October 2008

Real and important

In these worrisome economic times, I think it is important to reflect on the underlying strengths of our institution, and why we are fortunate enough to have them. 

First, we have in our remarkable faculty and staff extraordinary intellectual capital—the kinds of enduring assets that no amount of market fluctuation can devalue. 

Second, we have—to a degree we have not experienced in a long time—the wonderfully generous support of benefactors who have succeeded so impressively in other walks of life, and who have applied their success to the greater good.

Third, and perhaps most importantly of all, we have work that is real and important

When times are easy, a mission may seem simply a nice-sounding, “feel-good” thing to have. But when the seas get rough, the mission becomes the anchor.  

When you are about saving lives and alleviating human suffering, economic turmoil and its consequences on society are of course deeply disturbing. But they do not touch the core of what you are about.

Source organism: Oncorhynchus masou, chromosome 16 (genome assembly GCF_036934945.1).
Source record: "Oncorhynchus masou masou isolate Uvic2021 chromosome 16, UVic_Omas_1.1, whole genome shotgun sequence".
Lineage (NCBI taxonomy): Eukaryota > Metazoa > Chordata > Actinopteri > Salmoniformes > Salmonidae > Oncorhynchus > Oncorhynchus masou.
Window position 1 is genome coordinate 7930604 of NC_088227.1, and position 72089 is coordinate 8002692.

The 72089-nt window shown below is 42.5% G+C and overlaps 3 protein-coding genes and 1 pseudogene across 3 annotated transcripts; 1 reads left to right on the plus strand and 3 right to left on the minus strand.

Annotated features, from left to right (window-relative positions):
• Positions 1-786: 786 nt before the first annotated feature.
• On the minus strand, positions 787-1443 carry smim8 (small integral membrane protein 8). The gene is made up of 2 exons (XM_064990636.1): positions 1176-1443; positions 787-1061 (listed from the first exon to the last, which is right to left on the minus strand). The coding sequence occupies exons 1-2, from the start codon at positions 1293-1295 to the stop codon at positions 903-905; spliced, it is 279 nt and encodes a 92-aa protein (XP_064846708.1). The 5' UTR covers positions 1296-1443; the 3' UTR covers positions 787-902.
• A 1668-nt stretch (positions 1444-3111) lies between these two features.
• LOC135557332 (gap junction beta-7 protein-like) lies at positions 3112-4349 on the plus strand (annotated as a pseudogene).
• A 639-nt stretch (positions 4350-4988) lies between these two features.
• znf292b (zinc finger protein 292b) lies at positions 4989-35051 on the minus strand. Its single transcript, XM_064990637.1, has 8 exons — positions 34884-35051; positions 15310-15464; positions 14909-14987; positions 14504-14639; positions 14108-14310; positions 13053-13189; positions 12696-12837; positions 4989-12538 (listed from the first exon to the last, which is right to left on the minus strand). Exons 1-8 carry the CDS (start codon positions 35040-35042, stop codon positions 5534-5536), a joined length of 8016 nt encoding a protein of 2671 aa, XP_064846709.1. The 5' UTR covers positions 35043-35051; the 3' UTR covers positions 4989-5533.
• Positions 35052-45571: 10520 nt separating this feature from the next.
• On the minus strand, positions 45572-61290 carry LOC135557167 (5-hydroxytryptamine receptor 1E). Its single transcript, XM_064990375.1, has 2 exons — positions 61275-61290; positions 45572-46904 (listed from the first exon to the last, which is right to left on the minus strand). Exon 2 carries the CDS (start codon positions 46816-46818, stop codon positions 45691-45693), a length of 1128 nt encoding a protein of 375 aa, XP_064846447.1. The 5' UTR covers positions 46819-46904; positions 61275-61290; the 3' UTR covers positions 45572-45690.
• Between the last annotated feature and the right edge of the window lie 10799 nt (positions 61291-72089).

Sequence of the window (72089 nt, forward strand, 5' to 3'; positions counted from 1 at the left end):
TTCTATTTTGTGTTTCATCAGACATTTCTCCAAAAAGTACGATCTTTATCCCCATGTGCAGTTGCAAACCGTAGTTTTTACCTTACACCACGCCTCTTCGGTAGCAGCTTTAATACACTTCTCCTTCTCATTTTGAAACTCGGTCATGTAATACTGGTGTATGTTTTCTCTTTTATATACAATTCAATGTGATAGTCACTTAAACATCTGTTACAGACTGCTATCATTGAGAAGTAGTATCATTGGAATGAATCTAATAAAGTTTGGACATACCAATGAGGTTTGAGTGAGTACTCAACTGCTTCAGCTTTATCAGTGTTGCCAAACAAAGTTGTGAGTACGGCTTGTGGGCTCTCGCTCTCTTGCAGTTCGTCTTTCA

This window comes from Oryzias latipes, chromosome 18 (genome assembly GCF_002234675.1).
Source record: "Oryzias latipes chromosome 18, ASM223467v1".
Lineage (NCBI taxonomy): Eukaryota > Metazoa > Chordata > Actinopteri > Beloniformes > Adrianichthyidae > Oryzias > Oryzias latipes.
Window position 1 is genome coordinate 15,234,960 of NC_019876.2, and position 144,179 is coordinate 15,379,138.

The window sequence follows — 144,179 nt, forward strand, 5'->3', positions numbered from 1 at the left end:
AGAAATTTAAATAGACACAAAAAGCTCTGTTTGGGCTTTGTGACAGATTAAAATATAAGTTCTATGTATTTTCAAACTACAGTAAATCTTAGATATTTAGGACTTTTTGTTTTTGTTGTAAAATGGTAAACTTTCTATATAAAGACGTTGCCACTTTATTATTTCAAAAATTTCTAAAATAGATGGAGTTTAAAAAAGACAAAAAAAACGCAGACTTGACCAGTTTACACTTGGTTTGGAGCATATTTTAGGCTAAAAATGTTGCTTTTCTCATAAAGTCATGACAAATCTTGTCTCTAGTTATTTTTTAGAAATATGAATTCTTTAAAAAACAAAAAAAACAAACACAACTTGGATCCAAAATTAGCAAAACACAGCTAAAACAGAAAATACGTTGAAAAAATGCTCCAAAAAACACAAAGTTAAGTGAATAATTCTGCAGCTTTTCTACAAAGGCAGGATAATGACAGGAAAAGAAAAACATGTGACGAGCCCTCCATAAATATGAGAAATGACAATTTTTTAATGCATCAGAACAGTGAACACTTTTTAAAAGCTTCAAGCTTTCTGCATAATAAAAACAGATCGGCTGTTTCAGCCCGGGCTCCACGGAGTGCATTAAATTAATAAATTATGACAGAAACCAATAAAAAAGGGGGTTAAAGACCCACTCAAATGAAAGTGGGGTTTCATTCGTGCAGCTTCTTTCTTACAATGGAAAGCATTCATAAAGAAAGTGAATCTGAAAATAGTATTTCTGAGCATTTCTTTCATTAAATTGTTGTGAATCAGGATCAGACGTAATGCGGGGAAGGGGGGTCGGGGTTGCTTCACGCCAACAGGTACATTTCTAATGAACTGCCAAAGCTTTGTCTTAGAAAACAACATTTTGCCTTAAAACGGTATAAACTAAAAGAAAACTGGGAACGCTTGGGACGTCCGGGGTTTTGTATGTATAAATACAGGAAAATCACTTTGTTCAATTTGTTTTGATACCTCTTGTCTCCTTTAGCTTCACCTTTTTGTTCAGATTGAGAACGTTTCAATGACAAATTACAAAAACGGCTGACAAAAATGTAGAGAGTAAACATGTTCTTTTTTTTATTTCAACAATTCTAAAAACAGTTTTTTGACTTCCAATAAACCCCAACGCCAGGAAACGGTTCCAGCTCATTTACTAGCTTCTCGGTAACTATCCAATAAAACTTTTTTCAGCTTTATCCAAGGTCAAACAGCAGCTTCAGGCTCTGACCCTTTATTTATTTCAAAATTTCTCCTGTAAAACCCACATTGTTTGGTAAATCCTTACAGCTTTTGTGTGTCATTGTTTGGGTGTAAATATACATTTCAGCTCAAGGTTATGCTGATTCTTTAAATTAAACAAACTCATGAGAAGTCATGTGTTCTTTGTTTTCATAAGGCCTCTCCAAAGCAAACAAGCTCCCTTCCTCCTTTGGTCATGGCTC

At our Medical Center—whether at the bedside, in the classroom, or in the laboratory—we confront every day the ultimate fragility of being human. Whatever the headlines say, we still have the privilege of making a difference in others’ lives.   

We are, of course, not in a bubble.  We will have to be realistic about our priorities and be willing to adapt to circumstance. But I think it is interesting to reflect that as an economic entity, our institution can weather hardship with greater confidence than organizations in most other sectors, precisely because the work we do is essential to the well-being of other people. Our mission matters.